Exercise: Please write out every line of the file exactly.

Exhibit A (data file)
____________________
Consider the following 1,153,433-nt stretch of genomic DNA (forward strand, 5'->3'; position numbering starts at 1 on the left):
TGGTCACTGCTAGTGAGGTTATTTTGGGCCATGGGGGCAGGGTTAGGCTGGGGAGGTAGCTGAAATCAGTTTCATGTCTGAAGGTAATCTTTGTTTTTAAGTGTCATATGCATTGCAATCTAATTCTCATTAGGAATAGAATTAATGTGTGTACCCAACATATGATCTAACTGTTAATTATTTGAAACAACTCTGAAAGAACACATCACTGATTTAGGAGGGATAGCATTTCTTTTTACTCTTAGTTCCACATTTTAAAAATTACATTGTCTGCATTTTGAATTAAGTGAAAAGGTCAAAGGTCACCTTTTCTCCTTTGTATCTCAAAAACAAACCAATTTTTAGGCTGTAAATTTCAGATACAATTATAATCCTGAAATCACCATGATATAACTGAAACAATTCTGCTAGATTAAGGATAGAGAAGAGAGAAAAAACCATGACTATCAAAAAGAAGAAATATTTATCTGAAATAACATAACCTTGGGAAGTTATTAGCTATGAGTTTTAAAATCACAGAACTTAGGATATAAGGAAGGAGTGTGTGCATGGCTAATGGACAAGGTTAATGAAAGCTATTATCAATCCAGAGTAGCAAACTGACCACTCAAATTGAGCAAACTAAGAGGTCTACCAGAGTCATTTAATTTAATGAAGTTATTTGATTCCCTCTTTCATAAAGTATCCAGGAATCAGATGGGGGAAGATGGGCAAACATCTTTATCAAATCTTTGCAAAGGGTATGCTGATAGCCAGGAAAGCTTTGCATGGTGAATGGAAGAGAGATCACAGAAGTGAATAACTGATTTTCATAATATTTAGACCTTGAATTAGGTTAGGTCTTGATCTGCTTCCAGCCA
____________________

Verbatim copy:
Consider the following 1,153,433-nt stretch of genomic DNA (forward strand, 5'->3'; position numbering starts at 1 on the left):
TGGTCACTGCTAGTGAGGTTATTTTGGGCCATGGGGGCAGGGTTAGGCTGGGGAGGTAGCTGAAATCAGTTTCATGTCTGAAGGTAATCTTTGTTTTTAAGTGTCATATGCATTGCAATCTAATTCTCATTAGGAATAGAATTAATGTGTGTACCCAACATATGATCTAACTGTTAATTATTTGAAACAACTCTGAAAGAACACATCACTGATTTAGGAGGGATAGCATTTCTTTTTACTCTTAGTTCCACATTTTAAAAATTACATTGTCTGCATTTTGAATTAAGTGAAAAGGTCAAAGGTCACCTTTTCTCCTTTGTATCTCAAAAACAAACCAATTTTTAGGCTGTAAATTTCAGATACAATTATAATCCTGAAATCACCATGATATAACTGAAACAATTCTGCTAGATTAAGGATAGAGAAGAGAGAAAAAACCATGACTATCAAAAAGAAGAAATATTTATCTGAAATAACATAACCTTGGGAAGTTATTAGCTATGAGTTTTAAAATCACAGAACTTAGGATATAAGGAAGGAGTGTGTGCATGGCTAATGGACAAGGTTAATGAAAGCTATTATCAATCCAGAGTAGCAAACTGACCACTCAAATTGAGCAAACTAAGAGGTCTACCAGAGTCATTTAATTTAATGAAGTTATTTGATTCCCTCTTTCATAAAGTATCCAGGAATCAGATGGGGGAAGATGGGCAAACATCTTTATCAAATCTTTGCAAAGGGTATGCTGATAGCCAGGAAAGCTTTGCATGGTGAATGGAAGAGAGATCACAGAAGTGAATAACTGATTTTCATAATATTTAGACCTTGAATTAGGTTAGGTCTTGATCTGCTTCCAGCCA